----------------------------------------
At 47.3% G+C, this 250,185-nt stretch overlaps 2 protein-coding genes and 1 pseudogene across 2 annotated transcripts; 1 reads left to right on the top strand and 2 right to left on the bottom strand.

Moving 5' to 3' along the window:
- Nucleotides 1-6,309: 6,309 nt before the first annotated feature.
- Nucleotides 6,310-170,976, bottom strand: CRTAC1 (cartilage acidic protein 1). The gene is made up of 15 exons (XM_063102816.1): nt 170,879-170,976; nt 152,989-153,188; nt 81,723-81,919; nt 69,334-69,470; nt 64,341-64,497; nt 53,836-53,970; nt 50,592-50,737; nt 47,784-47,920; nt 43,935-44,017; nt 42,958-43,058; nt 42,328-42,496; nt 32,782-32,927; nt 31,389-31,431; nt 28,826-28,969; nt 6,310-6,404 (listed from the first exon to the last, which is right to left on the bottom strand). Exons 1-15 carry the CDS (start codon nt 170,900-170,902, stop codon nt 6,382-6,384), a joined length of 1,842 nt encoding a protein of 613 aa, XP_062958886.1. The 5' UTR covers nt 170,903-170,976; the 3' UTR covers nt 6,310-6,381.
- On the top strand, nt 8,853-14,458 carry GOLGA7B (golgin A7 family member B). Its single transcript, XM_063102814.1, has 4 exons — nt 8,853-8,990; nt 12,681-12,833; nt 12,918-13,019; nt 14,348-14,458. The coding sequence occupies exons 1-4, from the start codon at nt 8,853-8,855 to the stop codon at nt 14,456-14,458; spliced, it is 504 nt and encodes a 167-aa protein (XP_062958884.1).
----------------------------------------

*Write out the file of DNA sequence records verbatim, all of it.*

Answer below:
At 47.3% G+C, this 250,185-nt stretch overlaps 2 protein-coding genes and 1 pseudogene across 2 annotated transcripts; 1 reads left to right on the top strand and 2 right to left on the bottom strand.

Moving 5' to 3' along the window:
- Nucleotides 1-6,309: 6,309 nt before the first annotated feature.
- Nucleotides 6,310-170,976, bottom strand: CRTAC1 (cartilage acidic protein 1). The gene is made up of 15 exons (XM_063102816.1): nt 170,879-170,976; nt 152,989-153,188; nt 81,723-81,919; nt 69,334-69,470; nt 64,341-64,497; nt 53,836-53,970; nt 50,592-50,737; nt 47,784-47,920; nt 43,935-44,017; nt 42,958-43,058; nt 42,328-42,496; nt 32,782-32,927; nt 31,389-31,431; nt 28,826-28,969; nt 6,310-6,404 (listed from the first exon to the last, which is right to left on the bottom strand). Exons 1-15 carry the CDS (start codon nt 170,900-170,902, stop codon nt 6,382-6,384), a joined length of 1,842 nt encoding a protein of 613 aa, XP_062958886.1. The 5' UTR covers nt 170,903-170,976; the 3' UTR covers nt 6,310-6,381.
- On the top strand, nt 8,853-14,458 carry GOLGA7B (golgin A7 family member B). Its single transcript, XM_063102814.1, has 4 exons — nt 8,853-8,990; nt 12,681-12,833; nt 12,918-13,019; nt 14,348-14,458. The coding sequence occupies exons 1-4, from the start codon at nt 8,853-8,855 to the stop codon at nt 14,456-14,458; spliced, it is 504 nt and encodes a 167-aa protein (XP_062958884.1).